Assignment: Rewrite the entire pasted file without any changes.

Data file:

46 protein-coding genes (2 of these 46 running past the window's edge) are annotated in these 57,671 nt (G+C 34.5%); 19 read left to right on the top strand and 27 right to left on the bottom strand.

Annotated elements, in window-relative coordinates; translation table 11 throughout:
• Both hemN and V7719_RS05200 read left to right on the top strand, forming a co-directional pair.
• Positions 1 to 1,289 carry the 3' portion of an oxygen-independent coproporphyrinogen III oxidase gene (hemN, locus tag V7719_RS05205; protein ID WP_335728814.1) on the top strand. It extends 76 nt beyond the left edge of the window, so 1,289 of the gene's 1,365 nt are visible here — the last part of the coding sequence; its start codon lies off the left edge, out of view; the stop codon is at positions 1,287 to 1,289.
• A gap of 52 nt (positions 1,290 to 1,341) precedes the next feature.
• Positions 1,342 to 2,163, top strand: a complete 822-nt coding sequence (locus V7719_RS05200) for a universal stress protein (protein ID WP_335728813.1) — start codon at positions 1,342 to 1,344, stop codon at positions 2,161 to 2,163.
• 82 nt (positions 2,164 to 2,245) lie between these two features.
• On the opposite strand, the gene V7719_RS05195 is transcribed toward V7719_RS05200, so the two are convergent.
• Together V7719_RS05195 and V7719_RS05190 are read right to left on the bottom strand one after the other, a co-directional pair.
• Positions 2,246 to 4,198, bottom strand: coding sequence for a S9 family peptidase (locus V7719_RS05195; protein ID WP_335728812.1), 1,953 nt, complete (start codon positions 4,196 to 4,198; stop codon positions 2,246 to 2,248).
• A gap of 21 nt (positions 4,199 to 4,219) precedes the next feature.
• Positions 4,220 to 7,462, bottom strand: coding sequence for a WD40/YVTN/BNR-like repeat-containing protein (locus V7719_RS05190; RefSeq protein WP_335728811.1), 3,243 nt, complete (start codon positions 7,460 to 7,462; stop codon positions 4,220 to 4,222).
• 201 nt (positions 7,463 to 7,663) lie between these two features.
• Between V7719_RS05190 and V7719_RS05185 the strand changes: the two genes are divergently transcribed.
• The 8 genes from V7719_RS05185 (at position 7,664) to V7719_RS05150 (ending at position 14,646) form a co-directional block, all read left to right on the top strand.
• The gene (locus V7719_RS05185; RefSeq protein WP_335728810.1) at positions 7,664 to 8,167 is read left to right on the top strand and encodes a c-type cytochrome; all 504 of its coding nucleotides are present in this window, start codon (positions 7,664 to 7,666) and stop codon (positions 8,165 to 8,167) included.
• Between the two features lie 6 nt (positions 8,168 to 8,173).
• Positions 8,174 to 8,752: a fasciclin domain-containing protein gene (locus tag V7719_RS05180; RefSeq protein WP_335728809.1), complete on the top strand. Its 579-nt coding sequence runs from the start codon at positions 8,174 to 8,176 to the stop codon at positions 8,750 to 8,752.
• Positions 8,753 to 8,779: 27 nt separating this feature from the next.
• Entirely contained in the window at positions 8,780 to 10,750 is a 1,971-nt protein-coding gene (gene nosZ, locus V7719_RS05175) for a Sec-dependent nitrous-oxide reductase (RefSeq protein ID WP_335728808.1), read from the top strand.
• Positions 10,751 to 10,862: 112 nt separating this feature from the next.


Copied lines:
46 protein-coding genes (2 of these 46 running past the window's edge) are annotated in these 57,671 nt (G+C 34.5%); 19 read left to right on the top strand and 27 right to left on the bottom strand.

Annotated elements, in window-relative coordinates; translation table 11 throughout:
• Both hemN and V7719_RS05200 read left to right on the top strand, forming a co-directional pair.
• Positions 1 to 1,289 carry the 3' portion of an oxygen-independent coproporphyrinogen III oxidase gene (hemN, locus tag V7719_RS05205; protein ID WP_335728814.1) on the top strand. It extends 76 nt beyond the left edge of the window, so 1,289 of the gene's 1,365 nt are visible here — the last part of the coding sequence; its start codon lies off the left edge, out of view; the stop codon is at positions 1,287 to 1,289.
• A gap of 52 nt (positions 1,290 to 1,341) precedes the next feature.
• Positions 1,342 to 2,163, top strand: a complete 822-nt coding sequence (locus V7719_RS05200) for a universal stress protein (protein ID WP_335728813.1) — start codon at positions 1,342 to 1,344, stop codon at positions 2,161 to 2,163.
• 82 nt (positions 2,164 to 2,245) lie between these two features.
• On the opposite strand, the gene V7719_RS05195 is transcribed toward V7719_RS05200, so the two are convergent.
• Together V7719_RS05195 and V7719_RS05190 are read right to left on the bottom strand one after the other, a co-directional pair.
• Positions 2,246 to 4,198, bottom strand: coding sequence for a S9 family peptidase (locus V7719_RS05195; protein ID WP_335728812.1), 1,953 nt, complete (start codon positions 4,196 to 4,198; stop codon positions 2,246 to 2,248).
• A gap of 21 nt (positions 4,199 to 4,219) precedes the next feature.
• Positions 4,220 to 7,462, bottom strand: coding sequence for a WD40/YVTN/BNR-like repeat-containing protein (locus V7719_RS05190; RefSeq protein WP_335728811.1), 3,243 nt, complete (start codon positions 7,460 to 7,462; stop codon positions 4,220 to 4,222).
• 201 nt (positions 7,463 to 7,663) lie between these two features.
• Between V7719_RS05190 and V7719_RS05185 the strand changes: the two genes are divergently transcribed.
• The 8 genes from V7719_RS05185 (at position 7,664) to V7719_RS05150 (ending at position 14,646) form a co-directional block, all read left to right on the top strand.
• The gene (locus V7719_RS05185; RefSeq protein WP_335728810.1) at positions 7,664 to 8,167 is read left to right on the top strand and encodes a c-type cytochrome; all 504 of its coding nucleotides are present in this window, start codon (positions 7,664 to 7,666) and stop codon (positions 8,165 to 8,167) included.
• Between the two features lie 6 nt (positions 8,168 to 8,173).
• Positions 8,174 to 8,752: a fasciclin domain-containing protein gene (locus tag V7719_RS05180; RefSeq protein WP_335728809.1), complete on the top strand. Its 579-nt coding sequence runs from the start codon at positions 8,174 to 8,176 to the stop codon at positions 8,750 to 8,752.
• Positions 8,753 to 8,779: 27 nt separating this feature from the next.
• Entirely contained in the window at positions 8,780 to 10,750 is a 1,971-nt protein-coding gene (gene nosZ, locus V7719_RS05175) for a Sec-dependent nitrous-oxide reductase (RefSeq protein ID WP_335728808.1), read from the top strand.
• Positions 10,751 to 10,862: 112 nt separating this feature from the next.